As for the display and presentation of the product, we just want to do something simple but nice that compliments our pens. Our packaging is custom-designed, but it's nothing too over the top. We want the pen to be the star of the show. Right now we don't attend many shows to get our product out there. We plan to do so in the future, but for now most of our sales come through our website and a couple of local jewelry stores. We certainly plan to expand our retail presence this year, as I think some people really like to touch and feel such an expensive product before purchasing. Plus, they do look better in person.
IG - What is the actual process of making a pen? There is a video on your site, but what else goes into the planning, production and manufacturing of a quality pen? how do the pens you make differ form more popularly know brands such as Cross and Mont Blanc?
BC - We make the wood barrel of the pen ourselves and source the metal hardware pieces. Without going into too much detail, we basically splice two complimentary pieces of exotic wood together, drill a hole lengthwise to accommodate the ink, turn the piece on a lathe to its final shape using various cutting tools, sand the piece to a smooth finish, then we finish the pen with a protective material that also gives the body a nice shine and accentuates the unique features of each type of wood. The metal pieces are custom made by a couple companies in the US. Our suppliers are great, but it can be a challenge dealing with multiple people to get parts made to keep up with inventory. We receive those pieces and polish them to a mirror finish, which is very time consuming due to the hardness of stainless steel. For the Exemplar + line we also hand inlay the 'B' on the tip using 22K gold clay, which is applied in a layer by layer process then fired to solidify the gold. We then assemble everything and package it before sending out the pen.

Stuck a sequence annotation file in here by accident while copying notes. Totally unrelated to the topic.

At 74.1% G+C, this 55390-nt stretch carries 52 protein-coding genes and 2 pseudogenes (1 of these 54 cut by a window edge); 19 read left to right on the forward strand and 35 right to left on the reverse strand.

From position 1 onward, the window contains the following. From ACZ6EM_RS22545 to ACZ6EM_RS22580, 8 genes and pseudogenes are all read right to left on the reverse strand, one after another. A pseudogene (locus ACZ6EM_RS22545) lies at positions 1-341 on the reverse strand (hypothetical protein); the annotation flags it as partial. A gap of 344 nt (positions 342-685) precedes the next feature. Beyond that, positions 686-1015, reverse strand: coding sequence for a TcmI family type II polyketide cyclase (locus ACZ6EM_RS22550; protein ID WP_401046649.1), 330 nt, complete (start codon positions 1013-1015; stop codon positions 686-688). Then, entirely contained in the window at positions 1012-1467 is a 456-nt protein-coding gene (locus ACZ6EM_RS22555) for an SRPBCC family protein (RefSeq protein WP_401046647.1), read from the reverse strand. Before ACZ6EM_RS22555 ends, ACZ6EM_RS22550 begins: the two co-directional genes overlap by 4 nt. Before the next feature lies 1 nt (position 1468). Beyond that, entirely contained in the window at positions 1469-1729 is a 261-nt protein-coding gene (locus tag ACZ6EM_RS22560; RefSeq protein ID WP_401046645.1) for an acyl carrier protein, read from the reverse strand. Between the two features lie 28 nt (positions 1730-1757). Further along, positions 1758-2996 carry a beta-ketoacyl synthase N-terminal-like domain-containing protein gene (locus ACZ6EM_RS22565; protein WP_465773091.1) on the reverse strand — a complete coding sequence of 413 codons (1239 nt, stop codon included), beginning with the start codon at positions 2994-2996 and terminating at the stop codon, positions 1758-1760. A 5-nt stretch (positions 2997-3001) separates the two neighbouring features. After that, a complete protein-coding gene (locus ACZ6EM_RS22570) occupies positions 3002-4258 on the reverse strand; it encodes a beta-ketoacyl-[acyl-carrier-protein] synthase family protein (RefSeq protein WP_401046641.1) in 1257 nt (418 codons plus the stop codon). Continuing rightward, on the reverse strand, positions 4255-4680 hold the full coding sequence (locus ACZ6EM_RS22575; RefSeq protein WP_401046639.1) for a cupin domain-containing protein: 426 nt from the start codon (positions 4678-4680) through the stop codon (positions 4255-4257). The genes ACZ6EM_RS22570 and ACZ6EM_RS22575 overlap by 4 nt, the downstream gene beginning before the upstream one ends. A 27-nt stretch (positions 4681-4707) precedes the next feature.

Our pens are different than a Cross pen, for instance, because they're handmade in the US. I believe Cross mass-produces their pens overseas. Nothing against that, but we're serving two different price points. As for Montblanc, well, they're obviously the most recognizable brand when it comes to pens. Their offerings range from very basic to incredibly unique, and you'll be paying a lot of money either way.
IG - You've been around just over a year now. What are you plans for the future of your business? Is wholesale in your future or do you plan to stay small and independent? whichever your decision, why of you feel its the best move for your brand at this time? what else should we know about you and/or Baltz Pens?
BC -We're pretty happy with how far we've come, but we really want to grow the business over the next few years. We definitely aim to expand our retail presence this year. Hopefully we can develop some new products and become an accessories brand as opposed to a pen company. We're in the process of developing a few new products (pens and otherwise), but we definitely need time and a little more success before we can really start to branch out how we'd like.